When someone brings a new song along to rehearsal, it only takes one new accent to change it completely. Ron Keeley did a term in the navy and caught Jefferson Airplane in San Francisco in 1967. Forty years ago, when Rob and Deniz said ‘fuckit, let’s do our own band’, they got Ron in on drums. Rob’s mate Warwick took up bass gtr, Deniz’ medschool friend Pip came in. Five intelligent, strong willed young men in a different universe. Chris came in for Pip and a little later it was six young men.

Radio Birdman inspire something unique. I don’t listen to the records anymore. Radios Appear is poorly recorded and mixed (oh, why couldn’t it have sounded like ‘Love It To Death’?) and Living Eyes sounds like a bunch of blokes from Sydney who couldn’t wait to be rid of each other stuck in the Welsh countryside.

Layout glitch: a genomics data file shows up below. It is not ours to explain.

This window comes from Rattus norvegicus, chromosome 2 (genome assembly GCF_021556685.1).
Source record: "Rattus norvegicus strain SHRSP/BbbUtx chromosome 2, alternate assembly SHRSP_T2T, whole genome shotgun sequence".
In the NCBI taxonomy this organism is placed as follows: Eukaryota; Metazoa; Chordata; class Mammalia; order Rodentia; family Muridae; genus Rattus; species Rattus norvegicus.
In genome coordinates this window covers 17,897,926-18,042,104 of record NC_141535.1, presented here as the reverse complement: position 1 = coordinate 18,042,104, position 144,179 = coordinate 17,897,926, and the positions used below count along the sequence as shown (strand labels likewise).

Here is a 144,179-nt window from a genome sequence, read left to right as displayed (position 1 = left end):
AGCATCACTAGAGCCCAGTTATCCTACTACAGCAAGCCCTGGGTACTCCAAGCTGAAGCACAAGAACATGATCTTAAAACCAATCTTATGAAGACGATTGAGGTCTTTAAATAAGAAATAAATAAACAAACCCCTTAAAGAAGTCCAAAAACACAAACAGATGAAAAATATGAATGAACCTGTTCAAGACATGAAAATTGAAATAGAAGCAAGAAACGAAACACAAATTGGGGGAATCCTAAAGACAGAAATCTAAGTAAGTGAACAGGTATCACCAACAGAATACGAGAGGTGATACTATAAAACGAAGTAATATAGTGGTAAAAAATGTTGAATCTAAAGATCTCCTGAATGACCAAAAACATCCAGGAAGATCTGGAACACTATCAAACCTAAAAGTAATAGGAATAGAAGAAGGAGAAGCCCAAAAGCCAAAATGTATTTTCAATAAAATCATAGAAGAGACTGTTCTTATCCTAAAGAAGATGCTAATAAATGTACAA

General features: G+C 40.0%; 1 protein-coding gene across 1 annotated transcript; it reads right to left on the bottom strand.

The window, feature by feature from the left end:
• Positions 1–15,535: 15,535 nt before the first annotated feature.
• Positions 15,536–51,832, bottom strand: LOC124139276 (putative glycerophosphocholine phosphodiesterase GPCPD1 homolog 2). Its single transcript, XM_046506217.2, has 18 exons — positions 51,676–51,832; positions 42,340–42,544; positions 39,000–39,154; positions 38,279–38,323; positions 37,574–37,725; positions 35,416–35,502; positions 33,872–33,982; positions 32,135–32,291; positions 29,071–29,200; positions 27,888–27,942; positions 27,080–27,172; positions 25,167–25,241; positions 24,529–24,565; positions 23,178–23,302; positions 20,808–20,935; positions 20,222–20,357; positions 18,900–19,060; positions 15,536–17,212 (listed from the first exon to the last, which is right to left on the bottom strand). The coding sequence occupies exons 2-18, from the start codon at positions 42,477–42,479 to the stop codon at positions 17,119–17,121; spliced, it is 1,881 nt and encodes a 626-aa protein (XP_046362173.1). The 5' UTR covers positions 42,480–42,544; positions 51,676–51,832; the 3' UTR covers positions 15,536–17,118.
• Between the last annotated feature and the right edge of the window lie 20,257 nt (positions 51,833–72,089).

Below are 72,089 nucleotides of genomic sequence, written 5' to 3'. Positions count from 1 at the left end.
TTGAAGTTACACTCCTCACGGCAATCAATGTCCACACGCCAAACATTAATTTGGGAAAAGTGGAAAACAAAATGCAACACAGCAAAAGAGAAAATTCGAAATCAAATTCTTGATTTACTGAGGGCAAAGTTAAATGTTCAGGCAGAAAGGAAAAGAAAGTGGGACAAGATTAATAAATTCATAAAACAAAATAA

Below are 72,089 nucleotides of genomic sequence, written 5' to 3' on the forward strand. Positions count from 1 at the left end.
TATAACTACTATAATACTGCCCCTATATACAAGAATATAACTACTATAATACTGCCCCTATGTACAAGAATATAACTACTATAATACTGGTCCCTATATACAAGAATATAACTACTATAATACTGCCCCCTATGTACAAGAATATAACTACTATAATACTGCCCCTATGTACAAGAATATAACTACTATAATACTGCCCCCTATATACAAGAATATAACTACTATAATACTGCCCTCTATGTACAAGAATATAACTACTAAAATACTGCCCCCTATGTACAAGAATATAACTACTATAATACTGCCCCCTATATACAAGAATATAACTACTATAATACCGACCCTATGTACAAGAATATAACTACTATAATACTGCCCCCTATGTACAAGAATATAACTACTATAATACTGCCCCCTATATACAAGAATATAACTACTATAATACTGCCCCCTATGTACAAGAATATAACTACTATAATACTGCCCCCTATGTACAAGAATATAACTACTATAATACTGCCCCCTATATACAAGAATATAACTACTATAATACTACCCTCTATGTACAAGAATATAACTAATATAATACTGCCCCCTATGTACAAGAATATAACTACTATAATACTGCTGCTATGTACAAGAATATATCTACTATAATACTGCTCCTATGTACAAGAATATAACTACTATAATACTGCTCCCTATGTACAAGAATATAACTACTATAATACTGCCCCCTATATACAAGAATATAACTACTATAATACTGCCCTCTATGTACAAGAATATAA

The live bootlegs, that’s where it’s at. That’s where you hear the band, an organic entity, young and loose and playing a lotta covers (fifteen of the nineteen songs in a June 77 gig recording) and messing aound with ‘em.

Saturday we lay around for a while, eating and talking and drinking coffee before Jen and I leathered up and hit the road. Stong gusty winds kept me focussed out to Cessnock, then we got into the hills and cruised, stopping often to take in the bush. We wound down the beautiful Wollombi valley and stopped in Brooklyn for the night.